The Senate plan would bar the Postal Service from ending Saturday delivery for at least two years. Cutting five day a week service would be the last option for saving money. If the Postal Service could not save money any other way—and the GAO agree—Saturday service could be discontinued.

Closing post offices would be difficult, because the bill would require postal officials to work with local communities before closing a facility. Any closing could be appealed to the Postal Regulatory Commission, a panel of five people appointed by the president and subject to Senate confirmation.

The plan still has to navigate a difficult road in the Republican-dominated House of Representatives.

A plan pushed by key GOP lawmakers are pushing a proposal that would set up a special commission to decide which post offices should be closed. And they want to give postal officials the option of ending Saturday service within six months of a bill’s enactment.

The nation’s postal service has been struggling financially for years, battered by the 2007-09 economic recession and customers’ increasing reliance on electronic communication. Postal
officials have proposed several strategies, including ending Saturday service, studying whether to close about 3,700 of the nation’s nearly 32,000 post offices.

Gingrich to leave presidential race next week, media reports say

Newt Gingrich will end his presidential campaign next week, the Atlanta Journal-Constitution reported Wednesday.

He's expected to leave the race Tuesday and probably endorse presumptive GOP nominee Mitt Romney, the paper, as well as other media sources, reported.

The former House Speaker sounded like the end was at hand during a breakfast in North Carolina Wednesday morning.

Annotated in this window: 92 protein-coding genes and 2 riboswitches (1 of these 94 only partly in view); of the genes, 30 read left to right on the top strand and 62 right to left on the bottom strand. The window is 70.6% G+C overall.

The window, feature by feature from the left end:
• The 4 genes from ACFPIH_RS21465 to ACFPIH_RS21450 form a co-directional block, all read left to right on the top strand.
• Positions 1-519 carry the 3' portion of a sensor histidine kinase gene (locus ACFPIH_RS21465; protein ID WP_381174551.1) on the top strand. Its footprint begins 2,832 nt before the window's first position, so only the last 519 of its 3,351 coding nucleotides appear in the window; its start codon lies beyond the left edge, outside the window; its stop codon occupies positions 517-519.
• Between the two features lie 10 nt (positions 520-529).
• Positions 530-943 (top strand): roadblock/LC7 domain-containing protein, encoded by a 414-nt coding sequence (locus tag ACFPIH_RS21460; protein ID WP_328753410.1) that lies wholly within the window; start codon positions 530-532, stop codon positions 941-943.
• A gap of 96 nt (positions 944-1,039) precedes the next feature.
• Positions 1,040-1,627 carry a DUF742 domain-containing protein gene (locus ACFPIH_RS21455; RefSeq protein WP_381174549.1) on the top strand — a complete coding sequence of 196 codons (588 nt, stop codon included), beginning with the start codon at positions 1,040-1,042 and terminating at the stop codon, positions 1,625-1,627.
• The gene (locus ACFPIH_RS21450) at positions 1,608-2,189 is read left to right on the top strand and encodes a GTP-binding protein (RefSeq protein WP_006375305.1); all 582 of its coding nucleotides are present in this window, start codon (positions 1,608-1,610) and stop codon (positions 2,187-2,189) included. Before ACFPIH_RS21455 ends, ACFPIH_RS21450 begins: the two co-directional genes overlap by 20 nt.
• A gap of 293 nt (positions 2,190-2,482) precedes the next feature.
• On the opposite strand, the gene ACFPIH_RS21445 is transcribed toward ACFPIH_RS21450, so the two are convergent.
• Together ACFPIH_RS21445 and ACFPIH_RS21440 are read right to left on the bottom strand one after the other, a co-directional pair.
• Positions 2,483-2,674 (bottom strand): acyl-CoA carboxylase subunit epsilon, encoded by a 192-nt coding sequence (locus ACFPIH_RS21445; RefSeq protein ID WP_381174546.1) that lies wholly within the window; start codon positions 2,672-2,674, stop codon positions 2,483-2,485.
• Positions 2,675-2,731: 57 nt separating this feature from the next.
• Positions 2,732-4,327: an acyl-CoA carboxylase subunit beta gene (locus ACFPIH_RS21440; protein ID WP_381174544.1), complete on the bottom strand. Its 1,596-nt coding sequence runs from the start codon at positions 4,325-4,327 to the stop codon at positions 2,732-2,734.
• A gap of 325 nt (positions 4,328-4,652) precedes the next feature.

"We’ll be working out the details of our transition and we’ll have information for the press in the next couple days," he said. "But I am committed to this party. I am committed to defeating Obama. We will find ways to be helpful but I do think it’s pretty clear that Gov. Romney is ultimately going to be the nominee."

Here's the Atlanta Journal-Constitution story: http://www.ajc.com/news/georgia-politics-elections/gingrich-to-suspend-campaign-1425385.html

 

 

 

 

 

 

April 24, 2012

Romney easily wins five primaries; Santorum lags far behind in Pa.

Rick Santorum proved to be no threat to Mitt Romney in Tuesday's Republican presidential primary.

With 99 percent of the vote counted, Romney had 57 percent to 19 percent for Santorum, who represented the state in the U.S. Senate from 1995 to 2007.

Romney swept all five primaries Tuesday and was expected to get more than 200 Republican National Convention delegates. He began the day with 698, according to the Associated Press. 1,144 are needed for nomination.

Santorum left the race two weeks ago. Still running are former House Speaker Newt Gingrich, whose best showing was a distant second in Delaware, and Texas Rep. Ron Paul. Paul's best result came in Rhode Island, where he got 24 percent.

But Romney, the presumptive Republican nominee, topped 56 percent in all five states.

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"Planet Washington" covers politics and government. It is written by journalists in McClatchy's Washington Bureau.